Concerned over defaults by big borrowers, Finance Minister P Chidambaram on Tuesday said the government is monitoring the top 30 non-performing assets accounts in each public sector bank and asked the lenders to set up separate verticals to recover money from written-off accounts.
Talking to reporters after meeting the heads of PSU banks, the minister said he hoped that NPAs are a "function of economy" and would improve with the recovery in economic growth.
"We are monitoring the top 30 NPA accounts in each bank, each zone. It is a matter of concern that it is the big borrowers (with loans of over Rs 1 crore) who are defaulting," Chidambaram said.
The minister said the situation was not as bad as it was in 2000, when gross NPAs touched a high of 14 per cent. The NPAs, which plateaued over the years at about 2 per cent, have started creeping up with the deceleration in growth in the past few years.
As of June, the gross NPA of nationalised banks was 3.89 per cent and State Bank Group at 5.50 per cent.
Chidambaram said that like the State Bank of India, other PSU banks should set up separate verticals to recover as much as possible from accounts that were written off.
The minister, however, expressed satisfaction over credit growth by PSU banks in the first and second quarters of the current financial year and expressed hope that it will remain "satisfactory" in the remaining part of the fiscal.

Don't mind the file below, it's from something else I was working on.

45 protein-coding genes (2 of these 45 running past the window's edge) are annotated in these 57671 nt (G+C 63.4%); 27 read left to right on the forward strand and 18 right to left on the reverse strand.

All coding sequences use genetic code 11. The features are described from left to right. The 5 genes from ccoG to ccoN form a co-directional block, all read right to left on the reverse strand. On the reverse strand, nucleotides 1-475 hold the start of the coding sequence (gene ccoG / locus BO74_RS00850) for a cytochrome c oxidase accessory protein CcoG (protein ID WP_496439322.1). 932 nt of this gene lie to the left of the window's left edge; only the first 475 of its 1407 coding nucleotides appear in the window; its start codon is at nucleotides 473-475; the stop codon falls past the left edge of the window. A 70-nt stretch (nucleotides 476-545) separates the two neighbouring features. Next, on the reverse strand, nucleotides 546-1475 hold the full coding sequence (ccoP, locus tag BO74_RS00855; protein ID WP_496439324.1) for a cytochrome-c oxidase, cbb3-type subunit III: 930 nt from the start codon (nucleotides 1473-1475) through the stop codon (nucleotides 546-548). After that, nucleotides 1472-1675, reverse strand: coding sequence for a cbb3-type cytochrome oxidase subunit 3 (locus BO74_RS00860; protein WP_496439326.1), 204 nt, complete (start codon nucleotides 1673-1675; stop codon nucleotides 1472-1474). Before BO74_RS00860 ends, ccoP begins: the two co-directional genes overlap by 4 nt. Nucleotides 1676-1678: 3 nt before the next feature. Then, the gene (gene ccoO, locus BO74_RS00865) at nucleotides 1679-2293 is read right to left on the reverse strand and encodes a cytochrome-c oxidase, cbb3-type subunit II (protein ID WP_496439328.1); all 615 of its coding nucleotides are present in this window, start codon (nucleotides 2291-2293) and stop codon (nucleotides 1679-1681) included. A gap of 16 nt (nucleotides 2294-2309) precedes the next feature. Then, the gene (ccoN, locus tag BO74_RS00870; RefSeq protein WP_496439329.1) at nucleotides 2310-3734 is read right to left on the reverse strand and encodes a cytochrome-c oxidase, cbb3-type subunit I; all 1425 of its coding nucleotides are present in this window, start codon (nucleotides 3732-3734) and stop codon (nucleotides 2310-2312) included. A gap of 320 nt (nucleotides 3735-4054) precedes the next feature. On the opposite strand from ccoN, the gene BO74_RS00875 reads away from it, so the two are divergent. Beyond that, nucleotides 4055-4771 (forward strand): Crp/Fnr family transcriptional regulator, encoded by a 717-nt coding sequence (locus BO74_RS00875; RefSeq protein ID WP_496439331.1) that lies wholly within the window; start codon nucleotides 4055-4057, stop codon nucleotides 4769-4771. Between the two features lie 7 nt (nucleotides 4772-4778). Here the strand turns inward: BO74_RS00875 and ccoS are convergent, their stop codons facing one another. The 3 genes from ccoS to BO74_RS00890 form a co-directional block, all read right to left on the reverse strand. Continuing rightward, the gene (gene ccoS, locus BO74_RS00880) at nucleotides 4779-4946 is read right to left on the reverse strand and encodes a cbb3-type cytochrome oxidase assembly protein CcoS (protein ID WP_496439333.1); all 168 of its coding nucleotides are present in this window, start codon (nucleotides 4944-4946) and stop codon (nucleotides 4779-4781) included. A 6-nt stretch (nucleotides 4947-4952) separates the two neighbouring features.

Chidambaram said housing loans recorded a healthy growth in the first and second quarters and rose by 42 per cent and 61 per cent, respectively.
Growth was also observed in education loans, he said, adding that banks have been asked to meet the lending target with regard to minorities.
The minister said PSU banks will open 10,000 new branches and set up 34,668 on-site ATMs during the course of the current financial year.
Referring to the current account deficit (CAD), Chidambaram said the government does not intend to lift the ban on gold coins and medallions.
The government had imposed restrictions on import of gold with a view to contain the CAD, which widened to an all-time high of 4.8 per cent of GDP in 2012-13. In the current fiscal, GDP is expected to narrow to below 3.7 per cent of GDP.
Elaborating on NPAs, Chidambaram said it is a "function of the slowdown in the economy...In the year 2000, NPA was 14 per cent...gross NPAs came down to a low of 2.09 per cent in 2008-09. Since then, it was flat for two years and then the slowdown pinched and it slowly started creeping up. It is not a sharp rise -- it is a rise still and this is a matter of concern."
Observing that there were some willful defaulters, Chidambaram said, "The bulk of the people do not willfully default. They default because of circumstances. Once the economy and cash flow pick up, they will pay."
The bulk of the NPA was from those who borrowed Rs 1 crore (Rs 10 million) and more, he said, adding, "We have told them (PSU banks) to keep a very close watch on these largest accounts and have to recover the amount...recoveries are taking place, but not as much as I would like...I hope recoveries will improve."
Noting that defaulters often try to stop the recovery process, he said, "Banks have been advised to empower or set apart an officer of senior rank, at least of general manager rank, to look at recovery, especially recovery from written-off accounts...We will try to recover as much as possible from the written-off accounts."
The banks, he said, can look to establish a separate vertical, as was done by SBI, to improve recovery from such written-off accounts.